Starbucks: A Coffee Shop Brand and a Subculture

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Starbucks Corporation is the largest coffeehouse company on the planet. With thousands of locations spanning across the world. Starbuck relies and gets the same customers to visit daily, if not multiple times per day. Which is something that no other behemoth in the food sector can match. The low capacity and sleek modern seating reflects the taste and image of the sub-culture it seems to sell. In every single gluten free pastry and every espresso, Starbucks is selling a sophisticated sub-culture, one created facilitated the global success of the company. Starbuck’s marketing scheme is used to feed its customers the brand’s ideology and its mythology.

The company dances on the thin line between exclusivity and exclusion. Which made it popular among white, upper middle class young professionals. Starbucks set themselves apart from their competitors. By creating a coffee language all their own, which adds to the allure that Starbuck’s products are inherently culturally elevated. Starbucks, in creating its own vocabulary to refer to the manner in which its coffee is prepared. And ordered creates an intentional distinction between itself and other coffee providers. The language feeds into the elitism, exclusivity, and egocentrism that the customer craves from its products.

For example, instead of saying to “stain”, which could lessen the appeal of the product, they refer to the product as a macchiato, which basically translates to throwing espresso over form. The language helps unify the sub- culture and is a perfect example of how language can convey a message of higher quality or implied sophistication. Starbuck seeks to elevate the product by relying on the insecurities of its customers. To dare to ask what macchiato means would be to acknowledge one’s ignorance of not only the language but to expose yourself as being out of the social class that are ‘cultured’ enough to know what it means. The subculture has created a language barrier, one that is needed to be overcomed to thrive in the subculture, lest ye suffer a you’re-so-stupid look from the teenager working behind the counter. The term macchiato, which is influenced by Italian reflects an interesting component to the sub-culture. As Sindey Mintz addresses in his book, Tasting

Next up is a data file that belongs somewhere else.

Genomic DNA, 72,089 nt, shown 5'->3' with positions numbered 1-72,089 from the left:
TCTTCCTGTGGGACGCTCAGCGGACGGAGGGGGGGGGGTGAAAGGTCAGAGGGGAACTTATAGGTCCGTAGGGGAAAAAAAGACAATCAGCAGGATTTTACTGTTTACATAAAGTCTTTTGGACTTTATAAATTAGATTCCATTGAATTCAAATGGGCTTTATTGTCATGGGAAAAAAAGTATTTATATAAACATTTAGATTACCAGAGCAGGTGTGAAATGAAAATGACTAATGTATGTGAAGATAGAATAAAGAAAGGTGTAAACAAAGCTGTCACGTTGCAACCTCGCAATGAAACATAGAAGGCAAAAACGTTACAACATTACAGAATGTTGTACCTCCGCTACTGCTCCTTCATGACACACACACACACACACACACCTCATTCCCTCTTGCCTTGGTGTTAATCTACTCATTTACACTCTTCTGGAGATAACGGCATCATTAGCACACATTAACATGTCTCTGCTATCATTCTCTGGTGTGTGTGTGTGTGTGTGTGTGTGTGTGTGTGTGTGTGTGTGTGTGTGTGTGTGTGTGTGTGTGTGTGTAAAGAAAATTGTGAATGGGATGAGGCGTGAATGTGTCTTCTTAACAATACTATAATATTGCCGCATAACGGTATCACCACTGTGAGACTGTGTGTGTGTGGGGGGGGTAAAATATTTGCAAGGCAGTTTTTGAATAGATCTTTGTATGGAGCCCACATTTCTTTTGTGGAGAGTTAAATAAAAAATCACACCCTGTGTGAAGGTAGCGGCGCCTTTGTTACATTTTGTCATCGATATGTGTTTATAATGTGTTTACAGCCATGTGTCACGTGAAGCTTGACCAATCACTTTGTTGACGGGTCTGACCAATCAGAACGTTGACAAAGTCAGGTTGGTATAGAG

Food, Tasting Freedom, “America lacks a foundation of cuisine specific to American soil.” Since America is such a melting pot of diverse cultures, it lacks a distinct cuisine that have roots tracing back to hundreds or even thousands of years, comp, compared to the cuisines of Italy, France, and Japan (Mintz 59). The United States, being a product of Europe immigration lacks and therefore craves something they can cling to as a connection to the old world.

The sub- culture reflects a yearning for the idealized and romantic vision of the European lifestyle and perceived product. Starbucks attempts to sell its customers a product that reflects Italian quality. However, as Starbuck’s share in the coffee market grew across the country, the sub-culture that supported and helped them thrive began to reject the product they helped create. The original members that helped create the modern coffee culture, atmosphere, and allure of high priced coffee rejected Starbucks after it became increasing corporate and mainstream. This reveals how once the sub-culture’s brand became incorporated into mainstream American culture, even though a lot of the qualities that made it attractive to the sub-culture remained the same it was that it became a chain that made it pedestrian. The sub-culture was appropriated into mainstream American culture, creating a coffeehouse great awakening among millennials and adults seeking the allure that Starbucks sells with their chai tea latte.

Cite this paper

Starbucks: A Coffee Shop Brand and a Subculture. (2023, May 23). Retrieved from https://samploon.com/starbucks-a-coffee-shop-brand-and-a-subculture/

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